I found this book listed as a top volume to read about the history of the beginning of the earth / life on our planet. I was very pleased. It's a great read, fascinating, and very well written. He has a great writing style and a quick sense of humor to get across his points about paleontology. As other reviewers have noted, be aware this is about life on the planet when it was just bacteria--there isn't much talk of animals, but that was fine with me--I wanted to know about the earliest of ...more
Stan
Mar 14, 2016 rated it really liked it
This is a fascinating book. The author takes the reader on a journey through the development of life on early earth and shows the multiple lines of evidence used to reach the conclusions he presents. My only criticism, and the reason I gave the book four stars, is that the writing is a heavy slog. I understand the subject matter does not lend itself to easy reading, but in some cases the reader must reread sections or paragraphs in order to follow the idea being put forth. The author's ...more
Elio Nakouzi
Jun 19, 2016 rated it really liked it
There is a dearth of public-oriented books that cover this subject. And one of the best American micro-paleontologists has tried to fill it with this very interesting book. It is a bit on the technical side, written in a rather laborious fashion with often long sentences, and includes a lot of nomenclature that make it uneasy to read.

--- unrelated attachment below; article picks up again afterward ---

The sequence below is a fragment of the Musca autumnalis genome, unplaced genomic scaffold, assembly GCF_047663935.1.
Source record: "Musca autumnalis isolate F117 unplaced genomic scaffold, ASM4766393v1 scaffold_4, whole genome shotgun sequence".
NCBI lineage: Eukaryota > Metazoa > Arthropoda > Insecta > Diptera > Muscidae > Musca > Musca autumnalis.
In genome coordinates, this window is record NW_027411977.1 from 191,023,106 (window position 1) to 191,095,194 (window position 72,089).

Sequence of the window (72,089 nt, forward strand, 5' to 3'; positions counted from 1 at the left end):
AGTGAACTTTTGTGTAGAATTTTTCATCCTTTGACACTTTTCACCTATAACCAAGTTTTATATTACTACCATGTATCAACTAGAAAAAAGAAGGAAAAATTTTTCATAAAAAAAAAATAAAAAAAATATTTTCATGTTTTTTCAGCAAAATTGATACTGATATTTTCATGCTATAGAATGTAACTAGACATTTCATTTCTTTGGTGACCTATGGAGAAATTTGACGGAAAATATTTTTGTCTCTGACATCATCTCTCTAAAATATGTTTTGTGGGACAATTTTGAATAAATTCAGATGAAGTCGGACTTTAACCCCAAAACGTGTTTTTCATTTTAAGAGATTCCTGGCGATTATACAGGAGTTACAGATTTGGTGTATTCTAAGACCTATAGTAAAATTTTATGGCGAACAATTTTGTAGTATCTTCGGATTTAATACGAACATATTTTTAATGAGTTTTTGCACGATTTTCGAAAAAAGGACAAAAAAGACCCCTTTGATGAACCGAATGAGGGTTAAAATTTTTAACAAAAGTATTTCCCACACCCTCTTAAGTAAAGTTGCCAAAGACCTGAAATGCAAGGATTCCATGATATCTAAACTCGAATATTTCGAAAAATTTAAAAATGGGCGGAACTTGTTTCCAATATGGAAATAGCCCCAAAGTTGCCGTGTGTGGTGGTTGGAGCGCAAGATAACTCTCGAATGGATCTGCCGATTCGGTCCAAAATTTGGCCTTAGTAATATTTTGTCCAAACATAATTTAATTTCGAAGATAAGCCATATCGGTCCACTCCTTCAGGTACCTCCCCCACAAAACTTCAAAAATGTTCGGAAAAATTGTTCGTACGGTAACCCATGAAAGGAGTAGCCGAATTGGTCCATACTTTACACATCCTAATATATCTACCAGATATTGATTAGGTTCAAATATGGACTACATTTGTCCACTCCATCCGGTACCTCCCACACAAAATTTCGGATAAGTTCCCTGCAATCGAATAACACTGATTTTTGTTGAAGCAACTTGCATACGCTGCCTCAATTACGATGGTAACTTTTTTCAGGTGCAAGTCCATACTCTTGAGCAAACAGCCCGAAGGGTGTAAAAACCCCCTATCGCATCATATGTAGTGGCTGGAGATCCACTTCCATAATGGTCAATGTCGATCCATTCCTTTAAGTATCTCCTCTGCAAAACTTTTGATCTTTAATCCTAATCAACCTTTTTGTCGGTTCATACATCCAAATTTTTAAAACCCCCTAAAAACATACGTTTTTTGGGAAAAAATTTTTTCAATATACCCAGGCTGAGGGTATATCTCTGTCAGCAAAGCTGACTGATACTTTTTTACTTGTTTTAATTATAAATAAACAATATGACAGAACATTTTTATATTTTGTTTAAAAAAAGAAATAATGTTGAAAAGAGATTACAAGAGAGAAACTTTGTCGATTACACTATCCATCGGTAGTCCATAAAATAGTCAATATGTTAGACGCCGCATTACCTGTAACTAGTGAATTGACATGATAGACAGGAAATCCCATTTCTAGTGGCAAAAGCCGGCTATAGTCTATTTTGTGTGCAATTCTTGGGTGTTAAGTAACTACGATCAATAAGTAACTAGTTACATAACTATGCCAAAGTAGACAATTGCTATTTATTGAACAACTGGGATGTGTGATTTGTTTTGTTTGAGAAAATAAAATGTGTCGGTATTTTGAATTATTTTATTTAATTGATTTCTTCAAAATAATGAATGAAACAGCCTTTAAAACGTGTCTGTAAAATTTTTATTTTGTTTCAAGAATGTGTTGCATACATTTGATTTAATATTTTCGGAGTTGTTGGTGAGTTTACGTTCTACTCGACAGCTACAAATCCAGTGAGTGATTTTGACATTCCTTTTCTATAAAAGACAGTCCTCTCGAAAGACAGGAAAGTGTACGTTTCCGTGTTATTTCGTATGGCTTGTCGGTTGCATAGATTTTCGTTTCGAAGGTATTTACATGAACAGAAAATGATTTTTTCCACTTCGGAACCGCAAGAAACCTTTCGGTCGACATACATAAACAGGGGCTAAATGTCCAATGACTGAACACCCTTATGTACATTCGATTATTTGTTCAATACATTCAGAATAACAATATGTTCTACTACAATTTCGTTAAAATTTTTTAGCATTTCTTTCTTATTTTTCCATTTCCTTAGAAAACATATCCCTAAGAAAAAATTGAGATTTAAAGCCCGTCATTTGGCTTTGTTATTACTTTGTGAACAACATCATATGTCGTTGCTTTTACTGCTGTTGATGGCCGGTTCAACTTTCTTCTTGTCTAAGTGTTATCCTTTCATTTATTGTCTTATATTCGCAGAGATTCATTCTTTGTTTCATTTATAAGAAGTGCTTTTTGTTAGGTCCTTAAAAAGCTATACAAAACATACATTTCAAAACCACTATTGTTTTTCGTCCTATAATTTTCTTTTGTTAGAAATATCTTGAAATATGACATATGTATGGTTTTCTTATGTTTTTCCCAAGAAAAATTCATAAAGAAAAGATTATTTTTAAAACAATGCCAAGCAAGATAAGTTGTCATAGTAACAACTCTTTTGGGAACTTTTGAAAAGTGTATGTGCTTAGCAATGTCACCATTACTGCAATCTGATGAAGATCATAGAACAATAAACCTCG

However, there is a lot to learn from this top academic. I am not an expert in this field, but it seemed very comprehensive and well worth the read.
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Professor of Natural History and a Professor of Earth and Planetary Sciences at Harvard University.

More info about Knoll's work on the Knoll Lab website.

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“One clear theme of evolutionary history is the cumulative nature of biological diversity. Individual species (of nucleated organisms at least) may come and go in geological succession, their extinctions emphasizing the fragility of populations in a world of competition and environmental change. But the history of guilds—of fundamentally distinct morphological and physiological ways of making a biological living—is one of accrual. The long view of evolution is unmistakably one of accumulation through time, governed by rules of ecosystem function. The replacement series implied by the Generations of Abraham approach fails to capture this basic attribute of biological history.” 0 likes
“Most new species arise not from the insensibly gradual transformation of large populations but rather by the rapid differentiation of small, isolated populations at the periphery of the main group.” 0 likes